Tennessee Supreme Court - Wikipedia
The Supreme Court of Appeals of West Virginia is the state supreme court of the state of West In December , the Supreme Court promulgated a major revision of West Justices are elected to year terms in staggered, statewide, nonpartisan elections. Other times it will promote a current Circuit Court Judge. Tennessee Supreme Court opinions on federal constitutional issues can be appealed The Supreme Court normally meets in Jackson, Knoxville, and Nashville, A few times a year, the Supreme Court takes their oral arguments on the road. The court is composed of five justices who serve for renewable eight-year terms. A qualified candidate for the Tennessee Supreme Court is one who meets the This study was not a definitive label of a justice but rather an academic gauge.
In October it was announced that Beth Walker was selected for a one year term for Other times it will promote a current Circuit Court Judge. By tradition most Circuit Judges are promoted to at least one such case during their careers.
Farrell to sit in the place of Loughry. This is a temporary assignment and does not constitute Ferrell becoming a Justice.Tennessee Supreme Court Chief Justice Cornelia Clark Visits UT College of Law
By order entered at the end of the court's oral arguments for the term, Ferrell was returned to duty in Cabell County. Maynard was considered to be at the right of the court at the time, and Starcher to the left.
On December 20,Justice Starcher announced that he would not seek another term on the Court, as polls indicated he would not win.
Supreme Court of Appeals of West Virginia
Maynard was defeated for the two available spots in the general election by former Supreme Court justice Margaret Workman and Huntington attorney Menis Ketchum. McHugh had previously stated he was retiring and not running for re-election. Davis was re-elected, while Allen Loughry II was elected to his first term in office. This was the first election held on a non-partisan basis, and the first decided during the May primary election rather than in November.
Because the expiration of the 12 year Supreme Court term and the 8 year Circuit Court term coincided, no current circuit judge could run for the seat without forgoing an attempt at re-election to his or her current position. Benjamin announced on April 16, that he would seek a second term, this one on a non-partisan basis. On June 5,Beth Walker, announced she would be a candidate, stating that she would run to the political right of Benjamin.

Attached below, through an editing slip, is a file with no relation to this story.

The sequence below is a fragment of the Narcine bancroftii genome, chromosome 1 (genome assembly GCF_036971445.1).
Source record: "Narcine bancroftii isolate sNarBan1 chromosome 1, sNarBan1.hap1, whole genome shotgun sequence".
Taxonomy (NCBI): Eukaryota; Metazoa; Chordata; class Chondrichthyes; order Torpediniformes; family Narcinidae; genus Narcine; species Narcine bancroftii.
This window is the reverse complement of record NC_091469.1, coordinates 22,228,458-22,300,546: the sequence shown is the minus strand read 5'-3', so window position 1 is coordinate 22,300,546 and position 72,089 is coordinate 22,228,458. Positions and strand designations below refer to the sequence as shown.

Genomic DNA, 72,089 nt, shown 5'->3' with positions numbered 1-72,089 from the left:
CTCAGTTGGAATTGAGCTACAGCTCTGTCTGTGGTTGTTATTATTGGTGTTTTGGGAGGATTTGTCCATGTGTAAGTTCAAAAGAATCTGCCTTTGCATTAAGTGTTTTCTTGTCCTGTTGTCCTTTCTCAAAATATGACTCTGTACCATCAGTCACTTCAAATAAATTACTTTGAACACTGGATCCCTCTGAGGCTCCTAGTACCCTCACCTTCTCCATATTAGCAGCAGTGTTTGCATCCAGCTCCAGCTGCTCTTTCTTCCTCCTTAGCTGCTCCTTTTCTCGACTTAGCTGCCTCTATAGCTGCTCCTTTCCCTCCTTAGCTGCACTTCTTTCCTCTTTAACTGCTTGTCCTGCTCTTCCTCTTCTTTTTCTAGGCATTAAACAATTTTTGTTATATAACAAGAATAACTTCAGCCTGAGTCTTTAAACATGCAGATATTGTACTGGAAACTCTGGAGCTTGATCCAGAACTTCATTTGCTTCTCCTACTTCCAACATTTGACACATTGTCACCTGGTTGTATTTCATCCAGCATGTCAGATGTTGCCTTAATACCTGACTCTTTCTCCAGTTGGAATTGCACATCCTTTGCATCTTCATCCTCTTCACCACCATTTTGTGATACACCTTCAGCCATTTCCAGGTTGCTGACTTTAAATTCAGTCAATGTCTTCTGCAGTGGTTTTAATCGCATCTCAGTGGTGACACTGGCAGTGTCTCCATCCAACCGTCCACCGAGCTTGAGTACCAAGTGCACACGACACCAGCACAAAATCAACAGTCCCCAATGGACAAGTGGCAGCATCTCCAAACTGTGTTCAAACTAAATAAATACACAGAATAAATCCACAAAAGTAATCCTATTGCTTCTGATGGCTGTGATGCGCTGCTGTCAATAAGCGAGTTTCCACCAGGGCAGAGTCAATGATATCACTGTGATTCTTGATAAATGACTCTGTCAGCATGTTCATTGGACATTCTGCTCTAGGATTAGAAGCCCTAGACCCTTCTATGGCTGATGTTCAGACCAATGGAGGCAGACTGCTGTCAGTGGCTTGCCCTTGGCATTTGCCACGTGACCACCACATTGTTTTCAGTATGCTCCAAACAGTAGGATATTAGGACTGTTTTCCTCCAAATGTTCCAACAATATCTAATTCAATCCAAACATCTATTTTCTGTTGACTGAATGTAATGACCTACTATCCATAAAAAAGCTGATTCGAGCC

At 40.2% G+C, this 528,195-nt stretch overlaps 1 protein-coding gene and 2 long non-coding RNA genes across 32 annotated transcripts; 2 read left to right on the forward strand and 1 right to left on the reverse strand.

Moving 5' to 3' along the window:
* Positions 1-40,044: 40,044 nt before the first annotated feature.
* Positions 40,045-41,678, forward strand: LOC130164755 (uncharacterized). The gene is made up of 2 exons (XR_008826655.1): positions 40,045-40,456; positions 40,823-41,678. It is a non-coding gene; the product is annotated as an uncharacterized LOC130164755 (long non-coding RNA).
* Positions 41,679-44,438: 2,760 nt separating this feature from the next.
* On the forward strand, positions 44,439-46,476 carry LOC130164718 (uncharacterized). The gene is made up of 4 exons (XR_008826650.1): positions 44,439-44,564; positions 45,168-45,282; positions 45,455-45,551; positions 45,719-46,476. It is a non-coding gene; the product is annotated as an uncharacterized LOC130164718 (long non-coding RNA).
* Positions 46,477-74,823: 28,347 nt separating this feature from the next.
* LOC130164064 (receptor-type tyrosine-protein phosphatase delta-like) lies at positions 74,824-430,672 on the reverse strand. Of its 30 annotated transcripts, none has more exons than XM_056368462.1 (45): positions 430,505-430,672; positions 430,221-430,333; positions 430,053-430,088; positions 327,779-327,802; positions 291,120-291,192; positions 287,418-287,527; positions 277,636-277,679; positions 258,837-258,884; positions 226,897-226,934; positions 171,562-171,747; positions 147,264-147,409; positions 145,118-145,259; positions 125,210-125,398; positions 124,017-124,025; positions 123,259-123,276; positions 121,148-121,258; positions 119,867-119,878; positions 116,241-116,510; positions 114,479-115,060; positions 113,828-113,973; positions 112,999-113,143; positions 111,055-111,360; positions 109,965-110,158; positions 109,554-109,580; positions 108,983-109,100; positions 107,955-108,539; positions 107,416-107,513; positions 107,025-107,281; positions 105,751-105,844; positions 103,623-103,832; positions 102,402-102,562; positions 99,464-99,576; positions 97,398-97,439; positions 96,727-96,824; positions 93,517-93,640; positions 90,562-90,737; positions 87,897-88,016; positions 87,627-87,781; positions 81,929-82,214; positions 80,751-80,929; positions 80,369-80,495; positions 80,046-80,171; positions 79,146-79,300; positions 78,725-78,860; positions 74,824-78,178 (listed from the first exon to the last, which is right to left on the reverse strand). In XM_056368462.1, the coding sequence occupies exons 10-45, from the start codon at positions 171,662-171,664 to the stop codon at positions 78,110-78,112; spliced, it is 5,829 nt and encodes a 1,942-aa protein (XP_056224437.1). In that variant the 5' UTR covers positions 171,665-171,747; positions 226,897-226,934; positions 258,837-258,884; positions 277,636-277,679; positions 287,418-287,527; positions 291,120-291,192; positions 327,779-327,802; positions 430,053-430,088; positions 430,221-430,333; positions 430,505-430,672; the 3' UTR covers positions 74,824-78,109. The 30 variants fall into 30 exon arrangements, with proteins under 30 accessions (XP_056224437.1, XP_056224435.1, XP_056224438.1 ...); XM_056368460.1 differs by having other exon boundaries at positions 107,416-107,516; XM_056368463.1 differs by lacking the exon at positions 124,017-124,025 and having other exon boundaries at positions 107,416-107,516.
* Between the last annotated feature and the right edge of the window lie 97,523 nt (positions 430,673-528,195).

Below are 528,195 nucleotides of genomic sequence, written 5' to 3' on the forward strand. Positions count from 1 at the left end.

On December 12,trial lawyer and former Democratic legislator, William Wooten, announced he would be a candidate, supported by donations from trial lawyers and run to the left of those candidates. On the last day to file, former justice Darrell McGrawwho was voted out of office after one term in announced he would run to the left of all candidates.
Walker took office on January 1, This triggered the first special election held on November 6, The Governor filled the vacancy until the election by appointing Tim Armsteadthe former state House Speaker. A total of 10 candidates filed for the seat. On August 14,due to the expenses scandal see belowJustice Davis retired.
Tennessee Supreme Court
This triggered the second special election held on November 6, The Governor filled the vacancy until the election by appointing Evan Jenkinswho resigned from Congress to fill the seat. A total of 10 candidates filed for this seat as well. Originally, each justice was elected by the Tennessee General Assembly for life. An amendment to the state constitution set judicial terms of office to eight years even with changes in the election process, the tenure has remained the same ever since and provided that all judges including supreme court justices would be elected by the people.
Under this arrangement, a justice could enter office either through gubernatorial appointment to fill a vacancy or by winning a partisan election. Either way, the justice would have to stand for reelection during the next general state election.
Ina statute modified this process at the appellate level. Thus it became impossible to become an appellate judge without being appointed by the governor. The revised statute was subject to litigation. In the case of Higgins v. Dunnthe Court held that the retention elections were constitutional, as the constitution specified only that judges must be elected, without precisely defining what kinds of elections the General Assembly must enact for that purpose.
Supreme Court of Appeals of West Virginia - Wikipedia
Justice Allison Humphries, in his dissent, opined that the supreme court justices approving the constitutionality of the Modified Missouri Plan had, "like Esausold their soul for a mess of pottage" and had made the judicial branch subordinate to the legislative branch. Partially as a result of that decision, the statute was revised in to remove Tennessee Supreme Court justices from the plan, yet a revision to what was now called the " Tennessee Plan " extended it once again to supreme court justices.
Thompson challenged the statute once more, in The plaintiffs argued that the process was not an " election " in the sense envisioned by the authors of the state constitution, and that the court in Higgins v.